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Batteries - a short History

Ancient galvanic cells have been discovered in Sumerian ruins outside of Baghdad dated to around 250 B.C.. The cells were composed of a clay jar with a iron rod surrounded by a copper cylinder and a vinegar as electrolyte. Asphalt was used to seal the jar and to fixate the electrodes. These first galvanic cells were probably used for electroplating jewellery with thin layers of gold or silver.

The re-discovery of the battery in Europe was demonstrated more than 2000 years later. Most historians date the invention of batteries to about 1800 when experiments by Alessandro Volta resulted in the generation of electrical current from chemical reactions between dissimilar metals. The original voltaic pile used zinc and silver disks and a separator consisting of a porous non-conducting material saturated with sea water.

sail080c_A.gif When stacked, a voltage could be measured across each silver and zinc disk. Experiments with different combinations of metals and electrolytes continued over the next 60 years.

Large and bulky variations of the voltaic pile provided the only practical source of electricity in the early 19th century. They were the original primary battery.

Johann Ritter first demonstrated the elements of a rechargeable battery in 1802, but rechargeable batteries remained a laboratory curiosity until the development, much later in the century of practical steam-driven dynamos to recharge them.

During the first half of the 19th century experiments continued with a variety of electrochemical couples (combinations of positive and negative electrode materials and electrolyte). Finally about 1860, the ancestors of today's primary and secondary batteries were developed.

On the primary side, in the 1860's George Leclanché developed a first form of the carbon-zinc battery. The original version was a wet cell with the electrodes immersed in a pool of electrolyte. It became popular because it was rugged, easy to manufacture, and stored well.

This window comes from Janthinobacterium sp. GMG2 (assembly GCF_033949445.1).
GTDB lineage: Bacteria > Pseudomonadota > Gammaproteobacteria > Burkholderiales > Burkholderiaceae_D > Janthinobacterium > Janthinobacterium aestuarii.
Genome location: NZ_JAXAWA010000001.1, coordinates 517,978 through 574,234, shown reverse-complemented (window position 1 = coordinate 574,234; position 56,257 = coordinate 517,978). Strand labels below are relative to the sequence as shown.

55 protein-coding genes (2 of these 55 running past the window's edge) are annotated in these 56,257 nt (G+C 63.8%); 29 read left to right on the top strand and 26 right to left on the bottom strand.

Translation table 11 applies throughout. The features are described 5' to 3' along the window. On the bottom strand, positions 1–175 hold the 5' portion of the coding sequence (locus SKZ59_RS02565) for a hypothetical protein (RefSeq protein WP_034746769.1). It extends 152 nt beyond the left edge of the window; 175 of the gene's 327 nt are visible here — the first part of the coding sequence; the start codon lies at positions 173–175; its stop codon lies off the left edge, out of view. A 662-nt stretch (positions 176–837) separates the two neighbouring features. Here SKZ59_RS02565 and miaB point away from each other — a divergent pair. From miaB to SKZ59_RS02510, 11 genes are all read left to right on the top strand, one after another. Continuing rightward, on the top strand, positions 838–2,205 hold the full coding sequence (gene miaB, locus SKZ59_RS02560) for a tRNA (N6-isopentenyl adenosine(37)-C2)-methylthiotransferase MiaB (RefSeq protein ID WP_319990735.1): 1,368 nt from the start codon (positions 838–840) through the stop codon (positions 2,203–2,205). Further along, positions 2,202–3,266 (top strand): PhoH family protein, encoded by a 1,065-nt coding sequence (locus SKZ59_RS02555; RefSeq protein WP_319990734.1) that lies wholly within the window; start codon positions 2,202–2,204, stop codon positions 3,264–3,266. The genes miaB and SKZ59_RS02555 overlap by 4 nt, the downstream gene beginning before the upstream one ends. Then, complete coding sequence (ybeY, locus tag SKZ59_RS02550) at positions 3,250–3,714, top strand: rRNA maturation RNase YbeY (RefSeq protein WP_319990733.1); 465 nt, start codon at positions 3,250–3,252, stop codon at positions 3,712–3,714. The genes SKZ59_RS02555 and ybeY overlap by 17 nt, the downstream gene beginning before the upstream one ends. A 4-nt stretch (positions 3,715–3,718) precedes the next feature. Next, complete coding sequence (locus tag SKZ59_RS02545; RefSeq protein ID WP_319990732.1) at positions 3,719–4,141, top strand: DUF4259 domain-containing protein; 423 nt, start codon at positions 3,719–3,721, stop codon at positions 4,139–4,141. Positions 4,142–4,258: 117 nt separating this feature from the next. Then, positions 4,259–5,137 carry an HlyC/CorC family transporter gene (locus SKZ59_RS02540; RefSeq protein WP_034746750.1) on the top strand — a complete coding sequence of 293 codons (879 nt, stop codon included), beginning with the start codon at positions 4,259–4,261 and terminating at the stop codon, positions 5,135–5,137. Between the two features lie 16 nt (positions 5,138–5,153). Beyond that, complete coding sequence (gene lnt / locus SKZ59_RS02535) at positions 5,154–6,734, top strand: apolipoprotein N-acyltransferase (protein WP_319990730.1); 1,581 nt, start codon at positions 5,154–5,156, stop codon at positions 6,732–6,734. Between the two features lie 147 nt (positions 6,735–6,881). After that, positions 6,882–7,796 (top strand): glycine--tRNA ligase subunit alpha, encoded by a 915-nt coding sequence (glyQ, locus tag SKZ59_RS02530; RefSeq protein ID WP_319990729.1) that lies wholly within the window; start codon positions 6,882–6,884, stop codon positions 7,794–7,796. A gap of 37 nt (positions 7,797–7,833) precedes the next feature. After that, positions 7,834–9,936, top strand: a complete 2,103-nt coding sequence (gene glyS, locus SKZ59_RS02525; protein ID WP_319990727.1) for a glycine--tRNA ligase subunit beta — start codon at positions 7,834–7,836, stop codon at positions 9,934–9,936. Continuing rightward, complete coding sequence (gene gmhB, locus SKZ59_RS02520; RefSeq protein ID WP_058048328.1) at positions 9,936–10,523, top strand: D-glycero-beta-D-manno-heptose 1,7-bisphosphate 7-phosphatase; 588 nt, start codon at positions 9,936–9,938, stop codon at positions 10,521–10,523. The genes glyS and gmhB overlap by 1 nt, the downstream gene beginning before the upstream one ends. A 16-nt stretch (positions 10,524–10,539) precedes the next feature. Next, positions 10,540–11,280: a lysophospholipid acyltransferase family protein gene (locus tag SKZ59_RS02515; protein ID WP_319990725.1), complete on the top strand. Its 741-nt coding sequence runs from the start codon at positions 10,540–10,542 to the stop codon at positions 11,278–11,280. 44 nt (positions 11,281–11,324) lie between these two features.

Secondary batteries date back to 1860 when Raymond Gaston Planté invented the lead-acid battery. His cell used two thin lead plates separated by rubber sheets. He rolled up the combination and immersed it in a dilute sulphuric acid solution. Initial capacity was extremely limited since the positive plate had little active material available for reaction.

About 1881, Fauré and others developed batteries using a paste of lead oxides (PbO2) for the positive plate active materials. This allowed much quicker formation and better plate efficiency than the solid Planté plate.

Although the rudiments of the flooded lead-acid battery date back to the 1880's, there has been a continuing stream of improvements in the materials of construction and the manufacturing and formation processes.

Since many of the problems with flooded lead-acid batteries involved electrolyte leakage, many attempts have been made to eliminate free acid in the battery.
German researchers developed the gelled-electrolyte lead-acid battery in the early 1960's which was a major improvement. Todays high performance gel-cell batteries are based on this principle. Since they contain no water-based electrolyte, they can also be used upside-down, which make them attractive for usage on vessels.

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